Director Cook Adds Colour to EIFF
Director Brian Cook worked with Stanley Kubrick over the course of three decades and witnessed the audacious piece of identity theft that forms the basis of the fantastic Colour Me Kubrick. He gives m...
Director Brian Cook worked with Stanley Kubrick over the course of three decades and witnessed the audacious piece of identity theft that forms the basis of the fantastic Colour Me Kubrick. He gives me the facts behind the true...ish story. Picture by Tina Norris.
Brian Cook has worked as an assistant director to many great helmers in his career, but it was his long-term association with Stanley Kubrick, and the assumption of the director’s identity by Alan Conway in particular, which supplied the inspiration for his debut feature.
“I was very close to it because all this was happening when we were making Eyes Wide Shut,” he recalls. “Tony Frewin, who was Stanley’s assistant, would get these phone calls from strangers with ridiculous requests saying, for example, ‘Kubrick owes me 300 quid’.”
The legendary director was, of course, not best pleased. “Well, he was hacked off about it but he couldn’t do a thing because no-one would come forward and have Alan Conway prosecuted,” Cook says. Thus the deception continued and Conway flourished socially and financially in his assumed role.
When it came to casting for the part of Conway, it was a no-brainer for Cook. “To get financing we needed one of the people I knew well from Hollywood, a great actor like Dustin [Hoffman] or Jack [Nicholson], and I knew that the only person who could play this role was John Malkovich.”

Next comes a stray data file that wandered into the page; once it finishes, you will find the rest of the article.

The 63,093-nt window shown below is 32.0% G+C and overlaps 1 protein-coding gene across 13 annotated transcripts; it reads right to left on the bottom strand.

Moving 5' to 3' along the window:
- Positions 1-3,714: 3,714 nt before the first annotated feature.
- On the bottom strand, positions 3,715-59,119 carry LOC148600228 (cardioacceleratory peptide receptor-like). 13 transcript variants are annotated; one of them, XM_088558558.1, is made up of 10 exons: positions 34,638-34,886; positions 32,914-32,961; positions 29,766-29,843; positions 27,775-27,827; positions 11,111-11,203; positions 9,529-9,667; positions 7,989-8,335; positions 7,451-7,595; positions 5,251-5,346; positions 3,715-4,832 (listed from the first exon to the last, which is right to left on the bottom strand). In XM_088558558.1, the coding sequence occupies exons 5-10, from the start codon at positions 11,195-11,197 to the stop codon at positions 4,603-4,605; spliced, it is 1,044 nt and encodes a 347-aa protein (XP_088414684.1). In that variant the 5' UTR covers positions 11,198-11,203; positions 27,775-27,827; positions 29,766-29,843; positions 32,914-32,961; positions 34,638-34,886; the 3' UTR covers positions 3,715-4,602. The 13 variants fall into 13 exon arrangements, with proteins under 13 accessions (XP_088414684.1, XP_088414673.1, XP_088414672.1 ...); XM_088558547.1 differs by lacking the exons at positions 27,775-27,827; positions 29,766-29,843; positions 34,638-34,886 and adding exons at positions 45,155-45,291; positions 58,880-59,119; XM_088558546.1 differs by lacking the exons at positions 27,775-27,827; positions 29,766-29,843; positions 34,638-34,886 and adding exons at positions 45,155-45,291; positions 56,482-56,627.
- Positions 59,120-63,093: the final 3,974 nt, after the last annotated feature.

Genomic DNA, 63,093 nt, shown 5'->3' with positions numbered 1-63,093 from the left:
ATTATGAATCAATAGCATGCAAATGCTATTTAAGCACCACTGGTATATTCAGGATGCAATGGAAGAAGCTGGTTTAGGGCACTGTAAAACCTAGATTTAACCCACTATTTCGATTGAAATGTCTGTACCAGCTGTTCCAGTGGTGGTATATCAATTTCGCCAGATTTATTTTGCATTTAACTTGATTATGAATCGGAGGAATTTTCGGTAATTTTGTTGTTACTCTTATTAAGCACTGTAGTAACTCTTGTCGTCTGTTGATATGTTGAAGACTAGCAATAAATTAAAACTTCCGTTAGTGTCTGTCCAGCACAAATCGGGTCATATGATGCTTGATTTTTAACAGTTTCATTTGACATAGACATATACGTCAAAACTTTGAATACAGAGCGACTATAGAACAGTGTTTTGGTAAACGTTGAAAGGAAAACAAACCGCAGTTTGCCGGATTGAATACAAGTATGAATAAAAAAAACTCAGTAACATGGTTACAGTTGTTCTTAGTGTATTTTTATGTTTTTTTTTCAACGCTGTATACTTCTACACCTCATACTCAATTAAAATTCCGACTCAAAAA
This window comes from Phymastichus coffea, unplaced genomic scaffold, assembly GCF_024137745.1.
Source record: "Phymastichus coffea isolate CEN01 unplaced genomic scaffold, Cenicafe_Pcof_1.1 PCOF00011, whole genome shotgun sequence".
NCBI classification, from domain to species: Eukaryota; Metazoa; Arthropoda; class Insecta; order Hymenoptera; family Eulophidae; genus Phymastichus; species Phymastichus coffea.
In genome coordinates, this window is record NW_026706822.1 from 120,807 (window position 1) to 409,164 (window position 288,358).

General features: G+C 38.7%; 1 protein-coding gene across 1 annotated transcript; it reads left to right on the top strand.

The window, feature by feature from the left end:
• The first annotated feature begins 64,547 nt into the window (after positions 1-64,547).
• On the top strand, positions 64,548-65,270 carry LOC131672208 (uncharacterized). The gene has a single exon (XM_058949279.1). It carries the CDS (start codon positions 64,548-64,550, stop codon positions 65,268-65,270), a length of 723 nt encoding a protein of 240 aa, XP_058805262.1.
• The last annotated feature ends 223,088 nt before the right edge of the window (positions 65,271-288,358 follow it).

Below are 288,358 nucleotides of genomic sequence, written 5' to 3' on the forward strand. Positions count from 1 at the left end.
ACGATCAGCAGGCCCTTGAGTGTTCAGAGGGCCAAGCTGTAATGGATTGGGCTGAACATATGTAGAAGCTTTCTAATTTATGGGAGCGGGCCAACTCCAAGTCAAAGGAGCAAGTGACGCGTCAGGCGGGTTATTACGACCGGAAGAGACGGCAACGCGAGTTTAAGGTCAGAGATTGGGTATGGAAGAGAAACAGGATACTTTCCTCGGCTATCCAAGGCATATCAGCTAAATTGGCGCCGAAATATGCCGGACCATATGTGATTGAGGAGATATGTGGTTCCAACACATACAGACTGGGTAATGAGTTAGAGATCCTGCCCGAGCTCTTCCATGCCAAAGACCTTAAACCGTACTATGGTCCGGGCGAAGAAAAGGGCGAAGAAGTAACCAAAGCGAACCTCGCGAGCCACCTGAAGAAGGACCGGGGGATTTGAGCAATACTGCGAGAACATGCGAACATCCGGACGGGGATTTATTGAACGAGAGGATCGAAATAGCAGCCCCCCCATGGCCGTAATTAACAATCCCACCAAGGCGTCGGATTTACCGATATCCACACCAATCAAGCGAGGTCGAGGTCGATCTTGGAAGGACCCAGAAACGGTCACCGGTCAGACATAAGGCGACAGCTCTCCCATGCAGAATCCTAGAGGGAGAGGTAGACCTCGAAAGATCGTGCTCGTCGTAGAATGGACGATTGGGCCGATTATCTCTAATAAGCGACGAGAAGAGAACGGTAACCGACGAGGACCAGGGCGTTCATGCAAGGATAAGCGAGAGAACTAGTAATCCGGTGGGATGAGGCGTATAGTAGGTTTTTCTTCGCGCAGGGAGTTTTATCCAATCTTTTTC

Malkovich is a whirlwind of accents and personas in an outstanding performance, playing opposite British TV comedian Jim Davidson who has a minor, but vey memorable, part as a campy dupe.
“I took a terrific chance using Jim in this but he’s an old mate of mine,” Cook says. “I didn’t want an actor, I wanted someone who could do this naturally. When Jim came to audition, it was the funniest reading I’d ever been to in my life. Absoloutely hilarious.”
The film has an energy which seems to flow straight from the ebullient Cook, who had a terrific time shooting his directorial debut. “All the crew were people I’d worked with over the years and the whole thing was such a lot of fun,” he says of his time on set. “When you laugh a lot making a film, usually you don’t flop.”
Neither Kubrick or Conway are alive to give their opinion of the film, having died just months apart in 1999, but Cook knows exactly how his old friend would react; “Stanley would laugh his head off.”
Colour Me Kubrick is showing at 21:30 today, 21 August, at Cineworld and as part of The Best of the Fest selection on Sunday 27 August.
Fribourg International Film Festival (FIFF) and Edinburgh International Film Festival (EIFF) are pleased to announce their collaboration on an ambitious retrospective called The History of Iranian Cinema by Its Creators.